Eurotas and Eos

Copyright vaggelis vlahos

Eurotas is a river god, King of Laconia, son of King Myles, and paternal grandson of King Lelex and Queen Cleocharia (who was also a Naiad). Unusually for a deity, he had a mortal lineage.

Though he didn’t have any male heirs, he and his wife, Queen Clete, had a daughter named Sparta. The famous city of Sparta was named for her, though it was alternately called Lacedaemon, after her husband and uncle.

In order to channel away the stagnant marsh water from the plain of Lacedaemon, Eurotas cut through the sea to create a canal, and named the resulting river after himself. This is the real-life Eurotas (a.k.a. Vrodamas) Canyon, a ravine wherein the river cuts through the foothills of the Taygetos Mountains, after shifting direction in the west of the valley.

The name Eurotas may be related to the word eurys (wide).

Eos is the Greek goddess of dawn, whose name fittingly means “dawn.” Her name in Roman mythology is Aurora, and Ushas in Vedic Hinduism. She appears in one of my all-time favouritest opening lines, in Volume II of The GULAG Archipelago:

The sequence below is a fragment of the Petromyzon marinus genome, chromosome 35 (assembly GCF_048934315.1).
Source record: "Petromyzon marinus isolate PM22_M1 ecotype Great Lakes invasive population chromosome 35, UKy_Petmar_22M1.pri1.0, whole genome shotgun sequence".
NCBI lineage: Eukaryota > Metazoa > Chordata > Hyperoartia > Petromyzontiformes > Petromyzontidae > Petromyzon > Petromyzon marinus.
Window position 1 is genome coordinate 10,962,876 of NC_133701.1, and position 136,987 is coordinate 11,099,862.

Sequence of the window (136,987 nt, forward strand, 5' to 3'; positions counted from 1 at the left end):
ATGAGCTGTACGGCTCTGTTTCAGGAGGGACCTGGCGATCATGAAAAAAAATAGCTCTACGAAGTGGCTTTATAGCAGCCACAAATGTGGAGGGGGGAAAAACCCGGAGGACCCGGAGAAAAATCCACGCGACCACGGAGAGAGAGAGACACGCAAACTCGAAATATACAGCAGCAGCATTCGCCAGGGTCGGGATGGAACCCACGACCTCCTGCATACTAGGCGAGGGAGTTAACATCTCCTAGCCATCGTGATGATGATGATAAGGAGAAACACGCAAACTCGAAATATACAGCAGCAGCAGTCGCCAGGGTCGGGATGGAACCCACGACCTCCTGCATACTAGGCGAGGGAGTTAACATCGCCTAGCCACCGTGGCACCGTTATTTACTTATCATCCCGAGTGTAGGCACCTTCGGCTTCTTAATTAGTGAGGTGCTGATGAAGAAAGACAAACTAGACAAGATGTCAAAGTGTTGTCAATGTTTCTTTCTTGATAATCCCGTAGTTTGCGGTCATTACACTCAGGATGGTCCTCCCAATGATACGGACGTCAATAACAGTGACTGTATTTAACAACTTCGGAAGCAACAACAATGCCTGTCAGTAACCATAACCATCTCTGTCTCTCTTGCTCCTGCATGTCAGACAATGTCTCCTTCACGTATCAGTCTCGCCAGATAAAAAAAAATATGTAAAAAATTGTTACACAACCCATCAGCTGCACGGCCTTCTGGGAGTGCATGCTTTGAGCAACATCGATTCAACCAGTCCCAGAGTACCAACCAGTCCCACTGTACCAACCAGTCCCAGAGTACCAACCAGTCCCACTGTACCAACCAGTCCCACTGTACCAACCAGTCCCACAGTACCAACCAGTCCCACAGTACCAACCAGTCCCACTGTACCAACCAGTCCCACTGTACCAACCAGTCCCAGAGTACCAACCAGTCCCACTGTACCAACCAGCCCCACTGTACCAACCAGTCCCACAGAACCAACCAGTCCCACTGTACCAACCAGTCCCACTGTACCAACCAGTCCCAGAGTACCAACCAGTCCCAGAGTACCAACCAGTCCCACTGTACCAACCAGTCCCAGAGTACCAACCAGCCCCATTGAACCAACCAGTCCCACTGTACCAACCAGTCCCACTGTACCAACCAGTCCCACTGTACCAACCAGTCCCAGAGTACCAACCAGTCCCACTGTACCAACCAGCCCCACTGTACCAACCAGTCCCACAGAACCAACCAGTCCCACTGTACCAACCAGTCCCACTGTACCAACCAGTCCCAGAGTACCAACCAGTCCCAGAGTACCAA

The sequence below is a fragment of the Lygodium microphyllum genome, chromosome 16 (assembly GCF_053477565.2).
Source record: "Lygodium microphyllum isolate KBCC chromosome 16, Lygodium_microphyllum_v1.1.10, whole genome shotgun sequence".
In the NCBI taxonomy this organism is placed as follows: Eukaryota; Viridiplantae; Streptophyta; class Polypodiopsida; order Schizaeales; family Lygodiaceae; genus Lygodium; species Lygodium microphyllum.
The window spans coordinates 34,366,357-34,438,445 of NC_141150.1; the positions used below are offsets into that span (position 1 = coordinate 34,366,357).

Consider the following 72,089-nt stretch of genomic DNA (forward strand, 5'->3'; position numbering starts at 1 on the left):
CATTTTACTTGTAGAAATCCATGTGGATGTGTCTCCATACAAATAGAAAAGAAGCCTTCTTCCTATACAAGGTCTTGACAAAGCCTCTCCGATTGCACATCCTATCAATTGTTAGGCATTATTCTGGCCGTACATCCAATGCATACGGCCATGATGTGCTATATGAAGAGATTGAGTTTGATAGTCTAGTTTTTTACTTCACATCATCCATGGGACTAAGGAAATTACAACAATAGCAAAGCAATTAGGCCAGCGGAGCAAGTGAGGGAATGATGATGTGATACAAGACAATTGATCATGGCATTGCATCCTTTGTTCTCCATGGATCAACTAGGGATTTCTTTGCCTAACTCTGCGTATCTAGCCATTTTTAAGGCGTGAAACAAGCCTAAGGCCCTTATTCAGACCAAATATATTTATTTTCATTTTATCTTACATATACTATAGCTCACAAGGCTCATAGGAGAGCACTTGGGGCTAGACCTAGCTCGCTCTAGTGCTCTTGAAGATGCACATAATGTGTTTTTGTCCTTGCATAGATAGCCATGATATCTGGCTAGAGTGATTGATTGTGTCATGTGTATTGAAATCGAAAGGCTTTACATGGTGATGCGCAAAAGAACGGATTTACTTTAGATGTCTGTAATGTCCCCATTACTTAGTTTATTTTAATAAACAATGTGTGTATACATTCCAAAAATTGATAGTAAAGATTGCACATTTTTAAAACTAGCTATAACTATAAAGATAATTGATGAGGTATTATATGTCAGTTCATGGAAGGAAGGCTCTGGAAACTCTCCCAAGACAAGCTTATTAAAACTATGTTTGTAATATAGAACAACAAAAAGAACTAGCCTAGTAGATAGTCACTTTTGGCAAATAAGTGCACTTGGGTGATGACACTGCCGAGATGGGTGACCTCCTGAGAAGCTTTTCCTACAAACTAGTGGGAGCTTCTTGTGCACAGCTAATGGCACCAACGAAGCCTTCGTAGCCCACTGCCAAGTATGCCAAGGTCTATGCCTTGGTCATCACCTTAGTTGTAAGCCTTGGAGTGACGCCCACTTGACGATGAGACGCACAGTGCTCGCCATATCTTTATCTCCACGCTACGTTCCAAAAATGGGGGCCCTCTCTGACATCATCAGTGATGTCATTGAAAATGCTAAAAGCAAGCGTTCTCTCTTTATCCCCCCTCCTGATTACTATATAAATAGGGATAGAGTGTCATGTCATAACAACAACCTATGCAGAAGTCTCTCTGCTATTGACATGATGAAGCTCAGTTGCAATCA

“Rosy-fingered Eos, mentioned so often in Homer and called Aurora by the Romans, caressed, too, with those fingers the first early morning of the Archipelago.”

Every morning, Eos arose from her home at the edge of Oceanus, a Divine personification of the sea. Her siblings are Helios, god of the Sun, and Selene, goddess of the Moon. Her parents are Hyperion and Theia, both Titans. Since her parents are siblings, she only has one set of grandparents, Uranus and Gaia.

Eos is always described as having the abovementioned rosy fingers, with which she opened the gates of the heavens for the Sun to rise.  Homer describes her with a saffron robe embroidered or woven with flowers. On Attic (Ancient Greek) vases, she’s depicted as a beautiful woman with large wings and a tiara or diadem.

Eos was believed to be the creator of all the planets and stars, with her tears creating the morning dew. She had at least five children by two different men; among her children are Eosphoros (the Morning Star) and Zephyrus, Boreas, and Notus (the Winds). According to some traditions, Aphrodite cursed Eos to perpetually be in love after Eos slept with Aphrodite’s sweetheart Ares.

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2 thoughts on “Eurotas and Eos

  1. Pingback: A to Z Reflections 2017 « Onomastics Outside the Box

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